Scientists warn of emerging form of unregulated whaling in Asia
It's tough being a whale these days.
The International Whaling Commission has just wrapped up its annual meeting in Portugal with a whaling ban still intact, but with fissures deepening between the save-the-whales crowd and countries such as Japan, which wants to see commercial whaling reinstated, at least on a limited basis.
"We have to re-establish a consensus on what the IWC is and should do, and there are at least two contradictory perceptions to answer that question."
And along comes a new study suggesting that Japan's fishing operations are taking far more minke whales a year as by-catch than the Japanese government is officially reporting. Based on DNA samples taken from commercially sold whale meat, a team from Oregon State University and the University of California at Irvine estimate that by-catch takes in 150 whales a year on average -- about the same number the Japanese government officially acknowledges taking in its own scientific whaling program.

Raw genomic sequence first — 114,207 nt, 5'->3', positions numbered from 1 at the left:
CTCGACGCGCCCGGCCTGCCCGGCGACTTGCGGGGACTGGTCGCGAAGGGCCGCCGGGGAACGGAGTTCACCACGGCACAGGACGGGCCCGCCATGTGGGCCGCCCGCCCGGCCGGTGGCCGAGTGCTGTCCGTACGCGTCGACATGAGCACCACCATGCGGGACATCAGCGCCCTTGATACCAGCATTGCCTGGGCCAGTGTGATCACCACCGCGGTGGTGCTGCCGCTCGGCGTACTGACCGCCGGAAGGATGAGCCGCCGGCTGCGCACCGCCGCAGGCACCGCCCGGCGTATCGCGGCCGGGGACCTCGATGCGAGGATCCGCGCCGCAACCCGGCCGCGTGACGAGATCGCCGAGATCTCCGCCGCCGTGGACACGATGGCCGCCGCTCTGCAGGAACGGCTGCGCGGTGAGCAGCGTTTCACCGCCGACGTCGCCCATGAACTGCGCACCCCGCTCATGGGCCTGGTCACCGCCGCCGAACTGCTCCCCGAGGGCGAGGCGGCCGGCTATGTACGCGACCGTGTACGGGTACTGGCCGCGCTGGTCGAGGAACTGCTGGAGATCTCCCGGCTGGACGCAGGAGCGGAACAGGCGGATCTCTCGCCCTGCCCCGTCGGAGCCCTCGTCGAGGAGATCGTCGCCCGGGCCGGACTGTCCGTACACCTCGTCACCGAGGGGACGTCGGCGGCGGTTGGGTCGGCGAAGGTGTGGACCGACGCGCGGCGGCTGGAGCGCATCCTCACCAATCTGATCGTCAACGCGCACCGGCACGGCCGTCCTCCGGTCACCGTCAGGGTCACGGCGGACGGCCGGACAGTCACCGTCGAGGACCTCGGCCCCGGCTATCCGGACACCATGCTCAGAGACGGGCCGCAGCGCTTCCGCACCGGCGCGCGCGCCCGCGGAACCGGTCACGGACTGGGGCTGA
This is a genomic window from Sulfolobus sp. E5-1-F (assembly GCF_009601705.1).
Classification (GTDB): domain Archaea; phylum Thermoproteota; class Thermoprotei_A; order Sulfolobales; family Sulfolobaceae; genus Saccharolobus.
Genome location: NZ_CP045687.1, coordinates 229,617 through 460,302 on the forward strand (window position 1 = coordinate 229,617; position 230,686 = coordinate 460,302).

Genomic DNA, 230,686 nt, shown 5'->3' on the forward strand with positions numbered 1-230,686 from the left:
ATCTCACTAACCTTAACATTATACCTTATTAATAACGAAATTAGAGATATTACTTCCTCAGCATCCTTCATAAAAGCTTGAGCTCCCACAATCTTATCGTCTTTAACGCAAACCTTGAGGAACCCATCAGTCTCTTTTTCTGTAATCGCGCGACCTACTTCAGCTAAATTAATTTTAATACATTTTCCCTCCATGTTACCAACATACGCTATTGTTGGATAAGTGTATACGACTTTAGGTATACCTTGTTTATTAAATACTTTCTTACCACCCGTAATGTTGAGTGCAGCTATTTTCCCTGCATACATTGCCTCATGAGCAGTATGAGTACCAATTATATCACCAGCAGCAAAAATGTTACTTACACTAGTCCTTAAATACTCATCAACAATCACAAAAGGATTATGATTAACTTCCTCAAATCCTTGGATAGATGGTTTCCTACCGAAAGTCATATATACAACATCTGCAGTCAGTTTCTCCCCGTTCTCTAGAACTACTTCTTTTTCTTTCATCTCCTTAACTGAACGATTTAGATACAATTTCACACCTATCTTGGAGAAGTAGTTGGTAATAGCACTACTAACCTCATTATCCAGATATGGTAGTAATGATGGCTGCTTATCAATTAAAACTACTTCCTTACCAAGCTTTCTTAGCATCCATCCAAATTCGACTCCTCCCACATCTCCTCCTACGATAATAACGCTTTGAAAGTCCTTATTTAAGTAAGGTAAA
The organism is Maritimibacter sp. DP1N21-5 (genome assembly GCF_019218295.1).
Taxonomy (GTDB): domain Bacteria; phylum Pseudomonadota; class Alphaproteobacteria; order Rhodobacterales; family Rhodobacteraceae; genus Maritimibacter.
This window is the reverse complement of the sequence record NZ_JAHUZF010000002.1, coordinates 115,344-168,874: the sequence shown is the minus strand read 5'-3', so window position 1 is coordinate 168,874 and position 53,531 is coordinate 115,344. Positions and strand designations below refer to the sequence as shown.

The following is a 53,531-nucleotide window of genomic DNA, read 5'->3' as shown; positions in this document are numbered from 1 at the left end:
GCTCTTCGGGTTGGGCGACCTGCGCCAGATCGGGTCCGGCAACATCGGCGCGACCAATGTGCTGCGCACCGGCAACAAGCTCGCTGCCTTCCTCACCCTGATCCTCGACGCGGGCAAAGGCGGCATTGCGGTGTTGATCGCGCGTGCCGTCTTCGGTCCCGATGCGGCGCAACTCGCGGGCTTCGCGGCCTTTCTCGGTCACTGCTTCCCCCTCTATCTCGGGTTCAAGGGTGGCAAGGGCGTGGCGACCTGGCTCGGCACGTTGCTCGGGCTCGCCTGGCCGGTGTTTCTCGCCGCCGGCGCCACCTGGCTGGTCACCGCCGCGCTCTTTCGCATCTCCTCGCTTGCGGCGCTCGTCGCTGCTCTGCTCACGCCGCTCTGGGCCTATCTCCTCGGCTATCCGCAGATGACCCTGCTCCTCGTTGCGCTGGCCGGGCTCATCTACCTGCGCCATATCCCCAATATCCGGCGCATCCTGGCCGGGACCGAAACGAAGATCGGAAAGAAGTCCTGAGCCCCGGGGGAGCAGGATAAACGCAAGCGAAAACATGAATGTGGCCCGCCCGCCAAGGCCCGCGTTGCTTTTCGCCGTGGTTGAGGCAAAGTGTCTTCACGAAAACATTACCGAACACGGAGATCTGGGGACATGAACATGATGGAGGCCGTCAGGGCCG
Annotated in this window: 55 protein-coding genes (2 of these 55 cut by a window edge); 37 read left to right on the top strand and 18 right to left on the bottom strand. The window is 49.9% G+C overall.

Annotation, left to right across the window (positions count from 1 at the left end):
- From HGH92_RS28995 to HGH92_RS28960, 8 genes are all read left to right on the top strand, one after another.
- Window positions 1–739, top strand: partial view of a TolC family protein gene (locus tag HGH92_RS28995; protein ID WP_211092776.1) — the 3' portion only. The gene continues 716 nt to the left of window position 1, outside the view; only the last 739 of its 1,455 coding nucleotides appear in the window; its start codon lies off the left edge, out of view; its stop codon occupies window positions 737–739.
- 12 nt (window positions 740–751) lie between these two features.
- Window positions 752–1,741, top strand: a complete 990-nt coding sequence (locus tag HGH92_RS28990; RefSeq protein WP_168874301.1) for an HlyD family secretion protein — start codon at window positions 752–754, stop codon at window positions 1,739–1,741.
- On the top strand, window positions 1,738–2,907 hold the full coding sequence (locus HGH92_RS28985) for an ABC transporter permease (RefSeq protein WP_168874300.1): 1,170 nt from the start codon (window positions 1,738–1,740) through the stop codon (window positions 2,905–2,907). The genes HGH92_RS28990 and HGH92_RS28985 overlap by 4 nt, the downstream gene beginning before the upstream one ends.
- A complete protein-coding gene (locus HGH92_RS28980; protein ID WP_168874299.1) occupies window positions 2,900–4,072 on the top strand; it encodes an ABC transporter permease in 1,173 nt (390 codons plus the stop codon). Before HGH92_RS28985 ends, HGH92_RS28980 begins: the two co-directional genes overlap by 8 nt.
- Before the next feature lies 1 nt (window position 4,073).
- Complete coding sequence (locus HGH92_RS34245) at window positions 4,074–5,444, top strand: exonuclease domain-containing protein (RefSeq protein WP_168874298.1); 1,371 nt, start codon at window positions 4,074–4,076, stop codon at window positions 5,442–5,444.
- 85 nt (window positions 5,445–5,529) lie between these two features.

Researchers suspect the high numbers of minke by-catch may be more than accidental. Japan and South Korea are the only two IWC members that allow whales snagged as by-catch to be sold commercially.